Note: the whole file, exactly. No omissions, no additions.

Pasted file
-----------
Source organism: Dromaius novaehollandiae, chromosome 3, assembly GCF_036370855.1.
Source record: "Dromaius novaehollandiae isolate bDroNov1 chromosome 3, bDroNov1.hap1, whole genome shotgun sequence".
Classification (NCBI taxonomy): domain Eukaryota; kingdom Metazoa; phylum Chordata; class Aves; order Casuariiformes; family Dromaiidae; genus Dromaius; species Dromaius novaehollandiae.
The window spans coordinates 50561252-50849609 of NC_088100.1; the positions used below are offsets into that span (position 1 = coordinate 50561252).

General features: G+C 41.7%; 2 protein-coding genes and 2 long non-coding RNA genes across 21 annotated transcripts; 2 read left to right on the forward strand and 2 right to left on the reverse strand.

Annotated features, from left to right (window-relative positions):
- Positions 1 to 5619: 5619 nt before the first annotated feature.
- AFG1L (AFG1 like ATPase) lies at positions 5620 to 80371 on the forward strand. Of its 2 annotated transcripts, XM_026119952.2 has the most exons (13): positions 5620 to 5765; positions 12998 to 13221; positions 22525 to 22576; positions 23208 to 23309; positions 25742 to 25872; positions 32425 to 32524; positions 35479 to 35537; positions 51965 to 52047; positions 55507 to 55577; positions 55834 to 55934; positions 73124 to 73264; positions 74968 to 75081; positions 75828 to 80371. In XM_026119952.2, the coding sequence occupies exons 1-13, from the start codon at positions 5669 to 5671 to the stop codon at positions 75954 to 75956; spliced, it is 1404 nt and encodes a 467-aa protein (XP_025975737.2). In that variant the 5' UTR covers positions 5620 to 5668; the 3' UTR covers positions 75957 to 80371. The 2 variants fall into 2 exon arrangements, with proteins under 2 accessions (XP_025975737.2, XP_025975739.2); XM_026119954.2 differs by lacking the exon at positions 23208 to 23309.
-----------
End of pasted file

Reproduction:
Source organism: Dromaius novaehollandiae, chromosome 3, assembly GCF_036370855.1.
Source record: "Dromaius novaehollandiae isolate bDroNov1 chromosome 3, bDroNov1.hap1, whole genome shotgun sequence".
Classification (NCBI taxonomy): domain Eukaryota; kingdom Metazoa; phylum Chordata; class Aves; order Casuariiformes; family Dromaiidae; genus Dromaius; species Dromaius novaehollandiae.
The window spans coordinates 50561252-50849609 of NC_088100.1; the positions used below are offsets into that span (position 1 = coordinate 50561252).

General features: G+C 41.7%; 2 protein-coding genes and 2 long non-coding RNA genes across 21 annotated transcripts; 2 read left to right on the forward strand and 2 right to left on the reverse strand.

Annotated features, from left to right (window-relative positions):
- Positions 1 to 5619: 5619 nt before the first annotated feature.
- AFG1L (AFG1 like ATPase) lies at positions 5620 to 80371 on the forward strand. Of its 2 annotated transcripts, XM_026119952.2 has the most exons (13): positions 5620 to 5765; positions 12998 to 13221; positions 22525 to 22576; positions 23208 to 23309; positions 25742 to 25872; positions 32425 to 32524; positions 35479 to 35537; positions 51965 to 52047; positions 55507 to 55577; positions 55834 to 55934; positions 73124 to 73264; positions 74968 to 75081; positions 75828 to 80371. In XM_026119952.2, the coding sequence occupies exons 1-13, from the start codon at positions 5669 to 5671 to the stop codon at positions 75954 to 75956; spliced, it is 1404 nt and encodes a 467-aa protein (XP_025975737.2). In that variant the 5' UTR covers positions 5620 to 5668; the 3' UTR covers positions 75957 to 80371. The 2 variants fall into 2 exon arrangements, with proteins under 2 accessions (XP_025975737.2, XP_025975739.2); XM_026119954.2 differs by lacking the exon at positions 23208 to 23309.